SOCIETY FOR ENDOCRINOLOGY ENDOCRINE EMERGENCY GUIDANCE: Emergency management of acute hypercalcaemia in adult patients

in Endocrine Connections
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  • 1 The Mellanby Centre for Bone Research, The Medical School, The University of Sheffield, Sheffield, UK
  • 2 Centre for Endocrinology, Diabetes and Metabolism, University Hospitals Birmingham & University of Birmingham, Birmingham Health Partners, Birmingham, UK
  • 3 Department of Medicine, Manchester Royal Infirmary, Manchester, UK
  • 4 The Society for Endocrinology, 22 Apex Court, Woodlands, Bradley Stoke, Bristol, UK

Introduction

Under physiological conditions, serum calcium concentration is tightly regulated. Abnormalities of parathyroid function, bone resorption, renal calcium reabsorption or dihydroxylation of vitamin D may cause regulatory mechanisms to fail and serum calcium to rise. Serum calcium is bound to albumin, and measurements should be adjusted for serum albumin. This guideline aims to take the non-specialist through the initial phase of assessment and management.

Severity of hypercalcaemia

<3.0 mmol/L: often asymptomatic and does not usually require urgent correction

3.0–3.5 mmol/L: may be well tolerated if it has risen slowly, but may be symptomatic and prompt treatment is usually indicated

>3.5 mmol/L: requires urgent correction due to the risk of dysrhythmia and coma

Clinical features of hypercalcaemia

  • Polyuria and thirst
  • Anorexia, nausea and constipation
  • Mood disturbance, cognitive dysfunction, confusion and coma
  • Renal impairment
  • Shortened QT interval and dysrhythmias
  • Nephrolithiasis, nephrocalcinosis
  • Pancreatitis
  • Peptic ulceration
  • Hypertension, cardiomyopathy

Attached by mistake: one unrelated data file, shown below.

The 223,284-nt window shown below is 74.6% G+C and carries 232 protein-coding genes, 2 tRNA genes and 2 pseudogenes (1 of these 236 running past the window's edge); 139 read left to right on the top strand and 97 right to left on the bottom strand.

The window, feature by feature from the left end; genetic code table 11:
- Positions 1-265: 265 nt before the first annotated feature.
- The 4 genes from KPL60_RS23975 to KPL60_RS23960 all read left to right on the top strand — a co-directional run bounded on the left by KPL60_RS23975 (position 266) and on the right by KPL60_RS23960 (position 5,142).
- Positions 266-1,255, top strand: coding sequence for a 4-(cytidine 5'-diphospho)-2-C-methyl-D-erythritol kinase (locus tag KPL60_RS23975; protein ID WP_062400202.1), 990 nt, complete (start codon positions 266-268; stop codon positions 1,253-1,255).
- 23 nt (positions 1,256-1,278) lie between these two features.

• Muscle weakness
  • Band keratopathy

Causes

Ninety percent of hypercalcaemia is due to primary hyperparathyroidism or malignancy

Less common causes include

  • Thiazide diuretics
  • Familial hypocalciuric hypercalcaemia
  • Non-malignant granulomatous disease
  • Thyrotoxicosis
  • Tertiary hyperparathyroidism
  • Hypervitaminosis D
  • Rhabdomyolysis
  • Lithium
  • Immobilisation
  • Adrenal insufficiency
  • Milk-alkali syndrome
  • Hypervitaminosis A
  • Theophylline toxicity
  • Phaeochromocytoma

Investigation

History

Examination

ECG

Bloods

High calcium and high PTH = primary or tertiary hyperparathyroidism*

High calcium and low PTH = malignancy or other less common causes

(*Familial hypocalciuric hypercalcaemia may be misdiagnosed as primary hyperparathyroidism due to hypercalcaemia with inappropriately normal or raised PTH. However, the hypercalcaemia is not usually severe and it is less likely to present as an emergency)

Management

Rehydration

Intravenous 0.9% saline 4–6 L in 24 h

If further treatment required after intravenous saline, consider intravenous bisphosphonates

Zoledronic acid 4 mg over 15 min

OR Pamidronate 30–90 mg (depending on severity of hypercalcaemia) at 20 mg/h

OR Ibandronic acid 2–4 mg

Second-line treatments

Glucocorticoids (inhibit 1,25OHD production)

Calcimimetics, denosumab, calcitonin

Parathyroidectomy

Disclaimer

The document should be considered as a guideline only; it is not intended to determine an absolute standard of medical care. The doctors concerned must make the management plan for an individual patient.

Sources

  • 1

    LeGrand SB, Leskuski D & Zama I. Narrative review: furosemide for hypercalcemia: an unproven yet common practice. Annals of Internal Medicine 2008 149 259263. (doi:10.7326/0003-4819-149-4-200808190-00007)